How do we talk about difficult subjects without shaming people for being uninformed, and where do we draw the line? Views Columnist Rachel Campbell discusses.
It’s easy to get caught up in the bubble of your university friends, most of whom will have similar political and social views to yourself. With all the tote bags and Chilly’s bottles, it would be hard to believe anyone in your close circle on campus would be a climate crisis denier. Debates about politics tend to include the underlying assumption that you’re all on the same side. When your Twitter and Instagram feeds are carefully cultivated to include people whose views align with yours, it’s easy to forget that not everyone is quite as “woke”. What happens when you do run into people who don’t agree with the views that you’ve come to see as indisputable?
Back when we could all still see each other in person, my friends and I were leaving an English Literature lecture on gender discourse, when a cisgender male member of our group said: “But does misogyny still really exist though? I feel like we’re past it now, I never see people being misogynistic anymore.” It was a questionable statement to make in any setting, but particularly amongst a group of young women who were studying gender in history and literature. We were all confused why he thought it was his place to determine whether women still face sexism or not, and I could feel that the confusion was soon to turn to anger. We’re all socially, culturally, politically aware students, so how could he say such a thing?
Whilst I still don’t think he should have posed the question that way or made such a bold statement without the evidence – or the lived experience – to back it up, I do think that shaming him for not seeing it from our perspective wouldn’t help anyone. By explaining that not every instance of misogyny will be picked up on by those who are not on the receiving end of it, and highlighting instances of sexism that he would not usually notice, he realised he had spoken out of ignorance and, from that point on, he became more aware of the everyday instances of oppression that women face. In this case, he wasn’t purposely trying to say something to rile us up or cause us harm; he was genuinely not as clued up as we might have expected him to be and was willing to learn and acknowledge his ignorance. If we had shut him down by assuming he was trying to wind us up, we would have prevented changes we all want to see. Of course, it shouldn’t always be the responsibility of marginalised groups to educate everyone on their struggle, but when you do feel able to explain to someone who is genuinely unaware of what you go through, this can only help. After all, we’re all learning. I can’t say I’ve never spoken out of turn; I don’t think anyone can. We have to allow everyone the chance to learn and grow when we can see they are willing.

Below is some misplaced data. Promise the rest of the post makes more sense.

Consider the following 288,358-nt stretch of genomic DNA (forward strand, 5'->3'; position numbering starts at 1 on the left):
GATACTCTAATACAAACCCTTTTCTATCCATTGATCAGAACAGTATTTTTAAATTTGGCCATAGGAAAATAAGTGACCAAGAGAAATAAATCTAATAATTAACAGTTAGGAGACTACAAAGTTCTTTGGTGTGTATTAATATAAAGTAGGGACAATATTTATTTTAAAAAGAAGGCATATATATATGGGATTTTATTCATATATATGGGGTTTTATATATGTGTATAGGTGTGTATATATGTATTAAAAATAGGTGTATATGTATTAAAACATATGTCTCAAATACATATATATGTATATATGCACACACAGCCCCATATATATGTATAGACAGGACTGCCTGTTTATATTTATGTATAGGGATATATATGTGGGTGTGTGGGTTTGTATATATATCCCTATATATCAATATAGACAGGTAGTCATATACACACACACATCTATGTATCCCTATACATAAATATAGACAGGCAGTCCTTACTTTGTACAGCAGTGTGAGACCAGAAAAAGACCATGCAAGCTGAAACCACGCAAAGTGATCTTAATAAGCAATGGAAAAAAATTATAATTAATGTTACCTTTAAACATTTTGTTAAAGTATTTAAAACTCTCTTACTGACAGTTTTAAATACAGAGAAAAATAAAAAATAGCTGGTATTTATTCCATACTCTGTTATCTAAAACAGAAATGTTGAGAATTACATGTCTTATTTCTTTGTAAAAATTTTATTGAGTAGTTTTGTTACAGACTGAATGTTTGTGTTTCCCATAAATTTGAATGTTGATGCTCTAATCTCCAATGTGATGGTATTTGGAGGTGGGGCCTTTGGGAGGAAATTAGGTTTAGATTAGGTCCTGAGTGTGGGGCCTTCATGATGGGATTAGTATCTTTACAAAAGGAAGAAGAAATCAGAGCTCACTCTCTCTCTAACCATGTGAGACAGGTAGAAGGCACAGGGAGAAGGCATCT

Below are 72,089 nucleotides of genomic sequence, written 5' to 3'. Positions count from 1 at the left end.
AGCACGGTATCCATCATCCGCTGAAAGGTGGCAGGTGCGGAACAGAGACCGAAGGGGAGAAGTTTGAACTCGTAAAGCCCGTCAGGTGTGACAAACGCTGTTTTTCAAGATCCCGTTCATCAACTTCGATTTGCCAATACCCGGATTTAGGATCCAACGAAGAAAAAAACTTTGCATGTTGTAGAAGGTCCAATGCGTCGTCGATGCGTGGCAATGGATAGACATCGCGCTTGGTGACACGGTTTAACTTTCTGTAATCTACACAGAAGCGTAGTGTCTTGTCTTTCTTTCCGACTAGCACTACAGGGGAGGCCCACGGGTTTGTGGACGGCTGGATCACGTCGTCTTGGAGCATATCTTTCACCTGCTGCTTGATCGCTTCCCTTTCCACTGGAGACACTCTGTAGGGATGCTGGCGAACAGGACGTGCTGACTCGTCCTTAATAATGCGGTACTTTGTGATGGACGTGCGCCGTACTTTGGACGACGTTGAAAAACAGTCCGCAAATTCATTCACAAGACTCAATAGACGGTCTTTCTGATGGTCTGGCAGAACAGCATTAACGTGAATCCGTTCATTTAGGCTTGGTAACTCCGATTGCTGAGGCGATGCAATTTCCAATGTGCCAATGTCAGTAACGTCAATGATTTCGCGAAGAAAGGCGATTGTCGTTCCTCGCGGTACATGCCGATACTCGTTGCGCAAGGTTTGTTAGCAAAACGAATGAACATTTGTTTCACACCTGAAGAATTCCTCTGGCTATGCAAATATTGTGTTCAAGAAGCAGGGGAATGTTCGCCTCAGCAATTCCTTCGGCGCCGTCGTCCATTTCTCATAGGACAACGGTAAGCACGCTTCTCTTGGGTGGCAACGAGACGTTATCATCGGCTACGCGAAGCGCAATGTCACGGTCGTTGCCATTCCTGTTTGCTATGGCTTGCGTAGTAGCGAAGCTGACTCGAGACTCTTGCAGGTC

In contrast, I have also been in situations where prolonging a conversation with someone who is ignorant about social and political issues will only cause me distress. Have you ever been at a family party where a relative, who tends to assume age equates to intelligence, says something along the lines of: “Trump did great things for America, though” or “masks are just another way of the government trying to control us”? Sometimes genuine voicing of concerns about the climate crisis is reduced to “Glasgow Uni bullshit” by someone who hasn’t listened to a word I’ve said. What’s more, often when these people say something purposely antagonising, such as, “at least Katie Hopkins says it how it is”, they follow it up with, “now’s not the time to get into politics”, leaving you no room for rebuttal. I’m happy to encourage political conversation when I believe the other side is willing to hear me, but when they’ve made their assumptions on me before I say a word, and only produce brash statements like, “Leftists are ruining the country”, I also have to know when to save my breath.
I think we should all be willing and able to challenge those with opposing views and to educate those who are clearly speaking out of ignorance, rather than shaming them for saying something controversial. However, we should only do so when we feel they are willing to hear from us with an open mind, rather than with assumptions about us personally. I might be a young woman whose friends are left-wing students too, but that does not mean you know every argument I will make, or that my point of view is less valid. We should try our best to encourage political conversation where possible, but we shouldn’t feel forced to engage with the in-person equivalent of Twitter trolls.